Seventh grade girl plays football

By AJ Calabrese

Angela Knight ’14 was fast. She knew that much going into tryouts. She knew she liked football, watching it on television and playing flag for her elementary school. She knew she wanted to play in middle school, but there was only one problem, which was hardly a problem at all.

“At Harvard-Westlake there was no flag football, but I just went ahead and played tackle,” she said.

The middle school football program converted from flag to full on tackle in 2005. In the history of the seventh and eighth grade flag football program, there was never a girl on the roster, according to Lew Roberts, one of the biggest advocates of the tackle program, and now also Knight’s head coach.

Around the time of the middle school football conversion, Angela was attending elementary school at PS1 in Santa Monica. Her friends started playing football at recess, and it took her awhile to catch on. She admits she did not understand it that well at first and for this reason did not like it. But with the help of her friends, she soon embraced it and played it daily, her agility marking her as a constant threat during recess and during flag football season.

Knight was assigned to the J2 team in the middle school program, a rookie to tackle football, like the majority of seventh graders on the team. Her designated position was wide receiver, a given truth considering her speed. But after a program-wide scrimmage she was left yearning for something more.

“I realized I didn’t get to do much hitting,” Knight said. “So I asked the coaches to move me to a linebacker station during practice just to try it out and I really liked it, so I stayed.”

And thus the dual threat was born; Knight culminated a passion for the middle linebacker position, attaining a spot on the roster as second MLB in addition to starting wide receiver. Linebacker, a much more physical position, requires more down and dirty play, not to mention more face to face with potentially discriminatory adversaries. But Knight says she has not noticed any resentment or singling out because she is a girl.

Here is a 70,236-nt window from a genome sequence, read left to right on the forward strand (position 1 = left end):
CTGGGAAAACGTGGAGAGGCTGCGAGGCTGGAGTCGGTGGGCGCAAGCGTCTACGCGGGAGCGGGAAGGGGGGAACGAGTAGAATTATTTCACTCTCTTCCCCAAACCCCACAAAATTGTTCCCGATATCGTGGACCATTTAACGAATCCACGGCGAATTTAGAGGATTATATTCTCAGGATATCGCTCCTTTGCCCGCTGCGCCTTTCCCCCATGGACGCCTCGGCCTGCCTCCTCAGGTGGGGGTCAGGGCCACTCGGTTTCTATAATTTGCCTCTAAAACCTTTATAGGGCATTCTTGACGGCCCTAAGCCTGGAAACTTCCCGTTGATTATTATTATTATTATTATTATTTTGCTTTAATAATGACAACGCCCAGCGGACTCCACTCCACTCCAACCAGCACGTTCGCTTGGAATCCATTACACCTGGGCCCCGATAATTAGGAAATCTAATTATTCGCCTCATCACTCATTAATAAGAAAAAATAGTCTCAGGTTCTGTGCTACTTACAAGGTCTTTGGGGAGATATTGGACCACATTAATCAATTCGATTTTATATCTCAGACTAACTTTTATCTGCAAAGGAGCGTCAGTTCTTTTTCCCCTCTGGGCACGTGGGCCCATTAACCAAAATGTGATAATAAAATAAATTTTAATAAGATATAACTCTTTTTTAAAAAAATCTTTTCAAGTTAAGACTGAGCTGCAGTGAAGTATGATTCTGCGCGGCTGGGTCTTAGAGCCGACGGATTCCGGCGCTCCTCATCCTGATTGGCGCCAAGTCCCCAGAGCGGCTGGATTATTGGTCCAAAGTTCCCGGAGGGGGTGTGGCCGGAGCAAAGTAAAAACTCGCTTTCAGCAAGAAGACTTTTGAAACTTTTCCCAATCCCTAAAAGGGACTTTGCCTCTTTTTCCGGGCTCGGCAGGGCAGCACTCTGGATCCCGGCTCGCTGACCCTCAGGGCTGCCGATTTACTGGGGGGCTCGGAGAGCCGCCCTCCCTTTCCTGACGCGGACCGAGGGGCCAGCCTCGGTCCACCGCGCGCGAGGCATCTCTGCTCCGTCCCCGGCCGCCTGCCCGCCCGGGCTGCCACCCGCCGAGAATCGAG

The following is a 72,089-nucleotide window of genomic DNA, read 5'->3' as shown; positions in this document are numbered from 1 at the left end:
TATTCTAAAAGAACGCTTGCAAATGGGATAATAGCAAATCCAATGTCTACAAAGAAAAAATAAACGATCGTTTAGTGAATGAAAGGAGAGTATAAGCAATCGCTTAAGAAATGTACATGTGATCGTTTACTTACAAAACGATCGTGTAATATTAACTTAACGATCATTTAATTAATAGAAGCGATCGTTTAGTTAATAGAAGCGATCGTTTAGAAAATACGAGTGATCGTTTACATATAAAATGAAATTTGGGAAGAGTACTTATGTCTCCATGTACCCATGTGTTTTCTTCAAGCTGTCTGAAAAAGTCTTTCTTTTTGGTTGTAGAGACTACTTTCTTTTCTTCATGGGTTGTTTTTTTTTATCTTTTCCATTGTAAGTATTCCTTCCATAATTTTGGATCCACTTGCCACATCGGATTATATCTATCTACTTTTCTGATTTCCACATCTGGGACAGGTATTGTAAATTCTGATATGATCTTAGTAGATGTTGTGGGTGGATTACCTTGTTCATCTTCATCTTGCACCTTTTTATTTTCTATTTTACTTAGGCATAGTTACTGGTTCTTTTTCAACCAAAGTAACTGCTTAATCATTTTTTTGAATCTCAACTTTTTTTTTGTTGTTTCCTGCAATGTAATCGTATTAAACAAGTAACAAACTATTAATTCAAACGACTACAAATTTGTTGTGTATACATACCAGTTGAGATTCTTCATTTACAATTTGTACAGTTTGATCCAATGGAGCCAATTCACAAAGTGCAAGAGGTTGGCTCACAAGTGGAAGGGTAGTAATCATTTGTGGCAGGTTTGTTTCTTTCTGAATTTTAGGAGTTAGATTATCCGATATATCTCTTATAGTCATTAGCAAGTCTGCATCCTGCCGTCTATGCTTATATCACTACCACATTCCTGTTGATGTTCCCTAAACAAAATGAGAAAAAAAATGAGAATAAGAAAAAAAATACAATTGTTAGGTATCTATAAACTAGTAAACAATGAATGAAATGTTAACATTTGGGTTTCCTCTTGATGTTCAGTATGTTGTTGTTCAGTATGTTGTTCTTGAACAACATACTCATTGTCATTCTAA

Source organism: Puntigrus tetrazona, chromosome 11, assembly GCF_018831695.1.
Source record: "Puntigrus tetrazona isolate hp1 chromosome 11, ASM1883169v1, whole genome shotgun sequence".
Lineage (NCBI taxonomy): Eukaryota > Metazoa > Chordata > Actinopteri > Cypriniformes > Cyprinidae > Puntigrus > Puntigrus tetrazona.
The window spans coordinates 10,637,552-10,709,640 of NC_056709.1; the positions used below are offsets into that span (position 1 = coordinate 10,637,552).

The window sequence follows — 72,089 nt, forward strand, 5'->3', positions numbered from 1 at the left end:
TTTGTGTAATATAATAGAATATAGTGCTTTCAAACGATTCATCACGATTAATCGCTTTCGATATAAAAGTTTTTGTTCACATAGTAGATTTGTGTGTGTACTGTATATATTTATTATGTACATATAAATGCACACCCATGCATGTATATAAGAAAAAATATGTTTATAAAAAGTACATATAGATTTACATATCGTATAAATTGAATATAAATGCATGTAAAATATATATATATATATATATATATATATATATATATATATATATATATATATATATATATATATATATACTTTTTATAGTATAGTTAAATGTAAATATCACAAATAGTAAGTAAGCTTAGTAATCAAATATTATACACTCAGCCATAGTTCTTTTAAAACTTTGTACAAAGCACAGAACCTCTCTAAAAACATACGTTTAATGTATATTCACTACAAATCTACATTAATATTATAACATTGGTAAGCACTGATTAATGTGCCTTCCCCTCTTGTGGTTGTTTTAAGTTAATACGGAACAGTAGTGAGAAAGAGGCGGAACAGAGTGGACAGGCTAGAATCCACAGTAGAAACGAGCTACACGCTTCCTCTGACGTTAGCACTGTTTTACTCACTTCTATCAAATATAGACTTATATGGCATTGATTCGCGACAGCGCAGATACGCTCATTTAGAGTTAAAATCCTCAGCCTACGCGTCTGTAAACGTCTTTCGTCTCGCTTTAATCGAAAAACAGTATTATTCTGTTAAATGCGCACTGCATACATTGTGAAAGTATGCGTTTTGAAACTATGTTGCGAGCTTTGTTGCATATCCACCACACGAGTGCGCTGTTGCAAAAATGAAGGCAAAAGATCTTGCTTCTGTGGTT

“My ponytail’s in the back, so they’ll only know if they’re staring at my back, which usually doesn’t happen,” she said.

As a matter of fact, the fiercest adversaries Knight has had to face as a football player have been her parents, who at first were uneasy with the physicality of the sport.

“It took them a lot to be convinced,” Knight said. “My dad came over to my side pretty easily, but my mom was the hardest. I just told them there was so much protection and I was tough enough to take it.”

Knight has followed through on her reassurance to her parents, not to mention helping the J2 team to their best record in program history. But the biggest winner from all of this is Knight herself, whose newfound passion for defense gave her a broader respect for the game as a whole.

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